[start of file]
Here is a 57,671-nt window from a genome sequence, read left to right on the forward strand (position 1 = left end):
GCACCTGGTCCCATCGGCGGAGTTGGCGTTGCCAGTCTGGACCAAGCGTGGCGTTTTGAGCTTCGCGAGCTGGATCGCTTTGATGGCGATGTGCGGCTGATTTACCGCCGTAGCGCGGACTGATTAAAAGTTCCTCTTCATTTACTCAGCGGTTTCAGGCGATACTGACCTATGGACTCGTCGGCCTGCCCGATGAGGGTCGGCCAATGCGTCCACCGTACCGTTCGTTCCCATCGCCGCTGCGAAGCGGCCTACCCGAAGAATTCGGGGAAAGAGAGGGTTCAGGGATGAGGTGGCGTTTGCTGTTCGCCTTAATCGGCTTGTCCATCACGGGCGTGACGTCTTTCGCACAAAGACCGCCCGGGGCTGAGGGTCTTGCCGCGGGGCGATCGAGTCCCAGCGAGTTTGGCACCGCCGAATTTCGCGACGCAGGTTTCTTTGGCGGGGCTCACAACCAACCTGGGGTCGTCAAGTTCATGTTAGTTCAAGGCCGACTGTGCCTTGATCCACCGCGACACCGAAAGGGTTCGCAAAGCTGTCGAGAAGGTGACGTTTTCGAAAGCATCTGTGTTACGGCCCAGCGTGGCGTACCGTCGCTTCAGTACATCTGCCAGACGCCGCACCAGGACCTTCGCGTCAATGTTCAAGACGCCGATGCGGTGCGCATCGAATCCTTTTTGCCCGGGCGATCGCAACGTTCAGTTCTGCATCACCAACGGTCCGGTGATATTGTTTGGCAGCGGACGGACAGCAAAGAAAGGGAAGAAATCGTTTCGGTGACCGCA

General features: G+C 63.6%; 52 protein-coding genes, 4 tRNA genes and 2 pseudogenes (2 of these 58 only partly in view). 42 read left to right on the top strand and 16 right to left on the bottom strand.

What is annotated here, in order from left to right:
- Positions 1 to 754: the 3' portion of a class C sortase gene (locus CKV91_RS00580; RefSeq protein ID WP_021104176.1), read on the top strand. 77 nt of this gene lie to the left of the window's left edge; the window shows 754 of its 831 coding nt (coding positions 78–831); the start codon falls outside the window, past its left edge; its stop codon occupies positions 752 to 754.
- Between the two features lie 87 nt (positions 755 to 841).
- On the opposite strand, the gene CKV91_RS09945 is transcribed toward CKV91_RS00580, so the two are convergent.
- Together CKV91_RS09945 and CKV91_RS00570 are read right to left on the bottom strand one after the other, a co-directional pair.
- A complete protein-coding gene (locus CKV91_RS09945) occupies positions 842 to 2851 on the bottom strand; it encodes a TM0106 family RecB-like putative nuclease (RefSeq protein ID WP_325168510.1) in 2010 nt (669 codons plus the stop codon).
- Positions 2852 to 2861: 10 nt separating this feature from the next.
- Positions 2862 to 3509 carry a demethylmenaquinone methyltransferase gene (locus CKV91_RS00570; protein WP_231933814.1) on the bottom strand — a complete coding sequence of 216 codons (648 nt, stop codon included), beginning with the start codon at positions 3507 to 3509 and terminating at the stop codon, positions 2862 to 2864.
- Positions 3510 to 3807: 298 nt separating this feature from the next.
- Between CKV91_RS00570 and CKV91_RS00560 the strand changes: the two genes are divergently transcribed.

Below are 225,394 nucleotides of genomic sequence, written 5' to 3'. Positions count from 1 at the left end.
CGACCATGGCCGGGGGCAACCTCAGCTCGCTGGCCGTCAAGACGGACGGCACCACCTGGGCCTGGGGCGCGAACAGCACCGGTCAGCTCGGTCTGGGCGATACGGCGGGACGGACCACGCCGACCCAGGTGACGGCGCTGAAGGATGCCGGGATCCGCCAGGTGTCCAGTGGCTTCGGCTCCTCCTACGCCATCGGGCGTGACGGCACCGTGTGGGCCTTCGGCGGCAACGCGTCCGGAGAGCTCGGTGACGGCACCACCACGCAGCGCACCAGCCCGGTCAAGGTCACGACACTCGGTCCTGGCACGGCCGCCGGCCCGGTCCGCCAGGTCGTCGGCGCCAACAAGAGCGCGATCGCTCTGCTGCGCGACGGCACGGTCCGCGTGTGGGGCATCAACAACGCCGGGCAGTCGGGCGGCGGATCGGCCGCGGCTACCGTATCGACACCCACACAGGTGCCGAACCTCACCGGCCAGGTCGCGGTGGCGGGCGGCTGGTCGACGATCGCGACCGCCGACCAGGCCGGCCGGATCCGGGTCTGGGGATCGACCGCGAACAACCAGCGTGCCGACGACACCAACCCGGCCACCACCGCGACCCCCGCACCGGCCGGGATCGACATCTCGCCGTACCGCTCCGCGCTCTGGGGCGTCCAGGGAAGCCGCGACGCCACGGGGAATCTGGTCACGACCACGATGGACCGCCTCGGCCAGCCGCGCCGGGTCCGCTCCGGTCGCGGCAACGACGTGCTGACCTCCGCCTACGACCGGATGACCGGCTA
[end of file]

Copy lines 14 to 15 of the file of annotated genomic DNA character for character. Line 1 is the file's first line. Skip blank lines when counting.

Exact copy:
Below are 225,394 nucleotides of genomic sequence, written 5' to 3'. Positions count from 1 at the left end.
CGACCATGGCCGGGGGCAACCTCAGCTCGCTGGCCGTCAAGACGGACGGCACCACCTGGGCCTGGGGCGCGAACAGCACCGGTCAGCTCGGTCTGGGCGATACGGCGGGACGGACCACGCCGACCCAGGTGACGGCGCTGAAGGATGCCGGGATCCGCCAGGTGTCCAGTGGCTTCGGCTCCTCCTACGCCATCGGGCGTGACGGCACCGTGTGGGCCTTCGGCGGCAACGCGTCCGGAGAGCTCGGTGACGGCACCACCACGCAGCGCACCAGCCCGGTCAAGGTCACGACACTCGGTCCTGGCACGGCCGCCGGCCCGGTCCGCCAGGTCGTCGGCGCCAACAAGAGCGCGATCGCTCTGCTGCGCGACGGCACGGTCCGCGTGTGGGGCATCAACAACGCCGGGCAGTCGGGCGGCGGATCGGCCGCGGCTACCGTATCGACACCCACACAGGTGCCGAACCTCACCGGCCAGGTCGCGGTGGCGGGCGGCTGGTCGACGATCGCGACCGCCGACCAGGCCGGCCGGATCCGGGTCTGGGGATCGACCGCGAACAACCAGCGTGCCGACGACACCAACCCGGCCACCACCGCGACCCCCGCACCGGCCGGGATCGACATCTCGCCGTACCGCTCCGCGCTCTGGGGCGTCCAGGGAAGCCGCGACGCCACGGGGAATCTGGTCACGACCACGATGGACCGCCTCGGCCAGCCGCGCCGGGTCCGCTCCGGTCGCGGCAACGACGTGCTGACCTCCGCCTACGACCGGATGACCGGCTA